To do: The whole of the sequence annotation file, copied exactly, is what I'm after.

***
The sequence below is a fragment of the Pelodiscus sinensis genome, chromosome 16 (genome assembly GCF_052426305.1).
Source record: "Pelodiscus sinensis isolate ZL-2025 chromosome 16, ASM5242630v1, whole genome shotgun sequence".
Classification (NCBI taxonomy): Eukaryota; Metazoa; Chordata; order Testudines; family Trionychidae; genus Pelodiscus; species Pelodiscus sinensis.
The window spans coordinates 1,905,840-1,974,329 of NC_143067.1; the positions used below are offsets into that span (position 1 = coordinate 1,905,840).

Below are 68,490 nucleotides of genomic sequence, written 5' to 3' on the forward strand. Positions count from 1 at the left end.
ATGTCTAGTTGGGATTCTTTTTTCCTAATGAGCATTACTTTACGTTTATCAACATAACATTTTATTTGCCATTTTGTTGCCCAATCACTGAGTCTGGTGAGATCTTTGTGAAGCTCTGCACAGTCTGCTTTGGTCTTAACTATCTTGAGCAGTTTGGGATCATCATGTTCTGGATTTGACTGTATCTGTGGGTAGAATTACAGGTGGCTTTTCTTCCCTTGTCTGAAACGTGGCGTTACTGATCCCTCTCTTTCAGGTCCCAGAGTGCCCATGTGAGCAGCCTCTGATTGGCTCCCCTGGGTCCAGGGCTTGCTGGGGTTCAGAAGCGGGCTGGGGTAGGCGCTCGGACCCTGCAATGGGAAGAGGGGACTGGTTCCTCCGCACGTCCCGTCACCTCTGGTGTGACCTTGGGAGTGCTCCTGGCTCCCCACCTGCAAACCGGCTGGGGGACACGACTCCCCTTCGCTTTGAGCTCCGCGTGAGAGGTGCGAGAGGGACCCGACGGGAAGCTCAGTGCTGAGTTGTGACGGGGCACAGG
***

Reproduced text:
The sequence below is a fragment of the Pelodiscus sinensis genome, chromosome 16 (genome assembly GCF_052426305.1).
Source record: "Pelodiscus sinensis isolate ZL-2025 chromosome 16, ASM5242630v1, whole genome shotgun sequence".
Classification (NCBI taxonomy): Eukaryota; Metazoa; Chordata; order Testudines; family Trionychidae; genus Pelodiscus; species Pelodiscus sinensis.
The window spans coordinates 1,905,840-1,974,329 of NC_143067.1; the positions used below are offsets into that span (position 1 = coordinate 1,905,840).

Below are 68,490 nucleotides of genomic sequence, written 5' to 3' on the forward strand. Positions count from 1 at the left end.
ATGTCTAGTTGGGATTCTTTTTTCCTAATGAGCATTACTTTACGTTTATCAACATAACATTTTATTTGCCATTTTGTTGCCCAATCACTGAGTCTGGTGAGATCTTTGTGAAGCTCTGCACAGTCTGCTTTGGTCTTAACTATCTTGAGCAGTTTGGGATCATCATGTTCTGGATTTGACTGTATCTGTGGGTAGAATTACAGGTGGCTTTTCTTCCCTTGTCTGAAACGTGGCGTTACTGATCCCTCTCTTTCAGGTCCCAGAGTGCCCATGTGAGCAGCCTCTGATTGGCTCCCCTGGGTCCAGGGCTTGCTGGGGTTCAGAAGCGGGCTGGGGTAGGCGCTCGGACCCTGCAATGGGAAGAGGGGACTGGTTCCTCCGCACGTCCCGTCACCTCTGGTGTGACCTTGGGAGTGCTCCTGGCTCCCCACCTGCAAACCGGCTGGGGGACACGACTCCCCTTCGCTTTGAGCTCCGCGTGAGAGGTGCGAGAGGGACCCGACGGGAAGCTCAGTGCTGAGTTGTGACGGGGCACAGG